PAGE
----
Ten Rom-Coms that Should Definitely be Made into Operas

Operas are famous for their dramatic romances. Rather, operas are famous for their dramatic and often unrealistic romances where characters meet in one scene and are willing to die for each other in the next. Of course, operas are not the only sources of romantic drama in entertainment today; romantic comedies certainly have their fair share of romance and drama in their own extreme forms. What would happen if these two genres merged together? Would we get more passionate arias following scandalous one night stands? A woman realizing that she’s really in love with her fiancée’s brother as they sing a soprano-tenor duet? Soaring violin lines underscoring a moonlit kiss?

To be honest, these possibilities just sound like scenes from already existing operas. It’s a perfect fit! Here are our ten favorite rom-com-inspired operas, hopefully hitting the stage soon at a theater near you.


Breakfast at Tiffany’s

If you want a classic soubrette soprano role in your rom-com opera, look no further than Holly Golightly. The story of a country-girl-turned-Manhattan-socialite who falls in love with the struggling writer next door is the quintessential New York love story. It's perfect for a Bernstein-esque score and brightly-lit skylines. Come for the 1960s New York fashion and stay for the chorus of baritones that Holly turns away.


Shakespeare in Love

There have already been quite a few operas adapted from Shakespearean plays. Why not create an opera about Shakespeare himself? This imagined love affair that inspired Romeo and Juliet and Twelfth Night is the perfect backdrop for gorgeous duets, gender-bending hilarity, and maybe even a neoclassical score. The prospect of costuming 1590s nobility is reason enough for this opera’s existence.


The Princess Bride

Operas often include hints of fantasy and magic, which is exactly what The Princess Bride brings to the table. It’s just over-the-top enough to justify breaking into song, and the amount of sword-fighting and death/almost-death scenes will be worth the price of admission. Plus, the world needs a dramatic aria where a tenor can sing “Hello, my name is Inigo Montoya. You killed my father. Prepare to die” before an epic duel.


Harold and Maude

A quirky and dark cult classic, Harold and Maude follows the story of Harold, an 18-year-old that enjoys faking his own death, and Maude, the 79-year-old woman with whom he befriends and falls in love. It’s a perfect fit for post-modern musical trends, and could include shades of atonality or minimalism to give it a true dark comedy vibe. Harold and Maude: the opera could also be a boon to mezzo-sopranos. Make Harold a pants role and you’ve got two mezzos sharing the spotlight.


Letters to Juliet

Romance, Shakespeare, and Verona - what more do you need for an opera? Letters to Juliet follows the journey of aspiring writer, Sophie, who discovers the “Secretaries of Juliet”: volunteers who respond to letters left at the fictional Juliet's Verona courtyard. She meets Claire, the owner of an unanswered letter from 1957, and helps her find the letter's owner, all the while finding love herself. A series of Italian songs sung by these leading ladies would bring a nice operatic flair as they searched for Claire’s long-lost lover.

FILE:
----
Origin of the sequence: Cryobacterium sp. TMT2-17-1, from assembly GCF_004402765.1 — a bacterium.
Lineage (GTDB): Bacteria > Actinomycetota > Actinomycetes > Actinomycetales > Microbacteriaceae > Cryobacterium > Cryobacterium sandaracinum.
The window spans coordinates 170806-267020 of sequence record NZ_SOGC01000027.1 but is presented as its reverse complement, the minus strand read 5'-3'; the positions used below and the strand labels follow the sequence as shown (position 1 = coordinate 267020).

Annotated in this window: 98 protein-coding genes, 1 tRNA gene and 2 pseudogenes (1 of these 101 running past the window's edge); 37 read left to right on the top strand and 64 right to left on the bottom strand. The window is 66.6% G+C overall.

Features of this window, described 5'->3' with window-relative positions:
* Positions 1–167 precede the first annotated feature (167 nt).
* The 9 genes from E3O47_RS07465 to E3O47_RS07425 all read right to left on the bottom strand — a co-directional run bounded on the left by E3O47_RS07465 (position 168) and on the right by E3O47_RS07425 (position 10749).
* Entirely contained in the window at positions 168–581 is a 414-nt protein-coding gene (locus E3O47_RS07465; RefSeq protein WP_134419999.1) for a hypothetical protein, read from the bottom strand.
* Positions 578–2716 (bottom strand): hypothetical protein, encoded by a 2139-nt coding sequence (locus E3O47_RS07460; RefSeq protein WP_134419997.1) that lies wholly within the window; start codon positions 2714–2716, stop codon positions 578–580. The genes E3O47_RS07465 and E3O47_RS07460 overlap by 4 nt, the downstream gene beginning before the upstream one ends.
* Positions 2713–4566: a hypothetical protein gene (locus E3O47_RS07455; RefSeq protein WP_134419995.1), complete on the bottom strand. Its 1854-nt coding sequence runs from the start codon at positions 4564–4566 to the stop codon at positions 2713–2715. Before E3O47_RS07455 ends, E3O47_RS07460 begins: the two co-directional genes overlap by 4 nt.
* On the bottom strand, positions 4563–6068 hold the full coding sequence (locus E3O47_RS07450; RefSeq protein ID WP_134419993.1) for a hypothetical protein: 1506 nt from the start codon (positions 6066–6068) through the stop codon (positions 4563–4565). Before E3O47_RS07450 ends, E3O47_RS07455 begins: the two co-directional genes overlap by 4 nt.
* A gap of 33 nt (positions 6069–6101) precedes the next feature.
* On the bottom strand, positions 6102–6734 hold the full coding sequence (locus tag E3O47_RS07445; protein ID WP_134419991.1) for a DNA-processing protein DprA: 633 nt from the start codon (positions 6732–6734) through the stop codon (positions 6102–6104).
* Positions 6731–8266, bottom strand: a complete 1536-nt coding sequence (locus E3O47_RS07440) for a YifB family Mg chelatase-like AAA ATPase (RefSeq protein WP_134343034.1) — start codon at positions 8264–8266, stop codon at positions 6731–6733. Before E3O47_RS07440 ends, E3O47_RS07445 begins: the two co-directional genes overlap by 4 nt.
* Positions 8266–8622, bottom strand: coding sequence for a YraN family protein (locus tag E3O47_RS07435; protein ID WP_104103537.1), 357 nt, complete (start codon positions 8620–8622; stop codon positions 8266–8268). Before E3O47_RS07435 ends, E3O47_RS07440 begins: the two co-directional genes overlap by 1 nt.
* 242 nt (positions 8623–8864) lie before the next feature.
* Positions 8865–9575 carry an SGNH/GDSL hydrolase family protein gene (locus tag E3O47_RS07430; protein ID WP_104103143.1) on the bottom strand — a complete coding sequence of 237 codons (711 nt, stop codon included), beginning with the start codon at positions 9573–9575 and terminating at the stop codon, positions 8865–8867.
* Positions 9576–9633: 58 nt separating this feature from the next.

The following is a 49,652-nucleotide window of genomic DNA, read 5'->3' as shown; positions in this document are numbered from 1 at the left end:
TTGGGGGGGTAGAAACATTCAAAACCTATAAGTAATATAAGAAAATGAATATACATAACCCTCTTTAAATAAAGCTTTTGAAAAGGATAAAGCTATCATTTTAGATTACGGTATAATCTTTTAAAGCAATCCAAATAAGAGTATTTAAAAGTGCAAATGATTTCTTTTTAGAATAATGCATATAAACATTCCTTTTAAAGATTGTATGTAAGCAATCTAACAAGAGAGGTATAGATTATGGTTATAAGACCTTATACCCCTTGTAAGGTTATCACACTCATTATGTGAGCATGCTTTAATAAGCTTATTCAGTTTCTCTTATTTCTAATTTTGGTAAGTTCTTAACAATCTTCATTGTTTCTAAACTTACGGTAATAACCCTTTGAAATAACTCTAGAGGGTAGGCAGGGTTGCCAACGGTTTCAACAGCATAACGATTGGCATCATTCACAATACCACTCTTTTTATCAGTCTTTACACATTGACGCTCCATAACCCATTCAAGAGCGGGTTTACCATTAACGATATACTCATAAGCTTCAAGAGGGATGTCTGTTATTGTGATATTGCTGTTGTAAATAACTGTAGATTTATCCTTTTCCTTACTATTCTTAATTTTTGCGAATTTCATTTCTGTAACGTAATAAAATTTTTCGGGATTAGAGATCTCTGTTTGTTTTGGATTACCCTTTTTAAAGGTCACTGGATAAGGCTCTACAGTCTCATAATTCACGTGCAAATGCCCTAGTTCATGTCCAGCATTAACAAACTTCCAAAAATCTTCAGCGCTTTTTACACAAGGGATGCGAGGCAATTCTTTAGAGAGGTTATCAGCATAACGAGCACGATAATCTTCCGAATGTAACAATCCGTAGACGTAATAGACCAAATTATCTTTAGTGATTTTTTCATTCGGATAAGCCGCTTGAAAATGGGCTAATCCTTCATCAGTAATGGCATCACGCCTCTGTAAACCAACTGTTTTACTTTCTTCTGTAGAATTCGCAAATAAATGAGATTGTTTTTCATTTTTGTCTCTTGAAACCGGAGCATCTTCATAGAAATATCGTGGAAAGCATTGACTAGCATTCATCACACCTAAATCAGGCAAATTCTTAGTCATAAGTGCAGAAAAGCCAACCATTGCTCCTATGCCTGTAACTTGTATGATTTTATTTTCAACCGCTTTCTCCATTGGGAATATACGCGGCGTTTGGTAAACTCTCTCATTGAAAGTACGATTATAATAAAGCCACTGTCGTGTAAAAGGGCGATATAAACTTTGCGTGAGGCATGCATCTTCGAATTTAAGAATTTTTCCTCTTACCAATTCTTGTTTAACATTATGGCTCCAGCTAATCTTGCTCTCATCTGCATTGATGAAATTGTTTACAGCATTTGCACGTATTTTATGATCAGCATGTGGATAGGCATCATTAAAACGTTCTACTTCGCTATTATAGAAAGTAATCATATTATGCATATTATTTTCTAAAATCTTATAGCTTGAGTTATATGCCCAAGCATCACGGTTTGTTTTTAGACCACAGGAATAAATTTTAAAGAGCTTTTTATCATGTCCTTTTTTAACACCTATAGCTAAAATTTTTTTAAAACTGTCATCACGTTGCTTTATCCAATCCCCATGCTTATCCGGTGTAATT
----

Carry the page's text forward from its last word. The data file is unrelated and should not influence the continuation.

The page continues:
Midnight in Paris

Did you say Paris? What about time travel to 1920s Paris? Take the city of love, where the famous La Bohème takes place, add some of the greatest novelists and artists of the 1920s, and you’ve got a recipe for an operatic masterpiece. Anything magical can happen at midnight, and an ensemble piece at a writer’s party featuring Zelda and Scott Fitzgerald, Cole Porter, and Ernest Hemingway would be an absolute showstopper.


While You Were Sleeping

The female lead admires the male lead from afar. She saves him from being run over by a train and is mistaken for his fiancée while he is in a coma. Just as she becomes a part of his family, she falls in love with his brother. It’s a classic twist on everyone's favorite romances and would be perfectly played out on the opera stage. Just think about the heartwrenching and heartwarming arias: Lucy sings to the comatose Paul as she ends up deeper and deeper in this misunderstanding. Jack sings to Lucy as he puts an engagement ring in the token tray of her Transit Authority toll booth. Cue a standing ovation.



Adorable soprano ingénue? Check. Amélie, which tells the story of a young, eccentric French waitress who dedicates her life to making others happy, would bring opera audiences to their feet. We get an opera character we can cheer for who is completely good-willed and pure of heart and Parisian music, once again in Paris. Set it in French, add a cute café set, and it practically writes itself.


The Notebook

A pretty girl, straight out of high school, meets a young man working at a local mill and they fall in love, much to her family’s chagrin. It sounds like the plot from Aaron Copland’s The Tenderland, if Laurie was rich and Martin had enlisted in the army to fight in World War II. Okay, so The Notebook is very different from The Tenderland, but can’t you just imagine a soaring Copland-esque melody as Allie and Noah kiss in the rain? And the dramatic duet when he asks her why she never responded to any of his letters? It’s operatic gold.


Pretty Woman

This film about a wealthy man who falls in love with a prostitute is essentially La Traviata in rom-com form, except (spoiler alert) no one has to die and the couple lives happily ever after. A plot point of the story even involves the couple going to see a performance of La Traviata. Inception, much? If that’s not a sign that this movie is destined for the opera stage, I don’t know what is.

Related Posts
5 Tips for Defining Your Brand
Refreshing Detox Water
L'amour (and auditioning) sont des oiseaux rebelles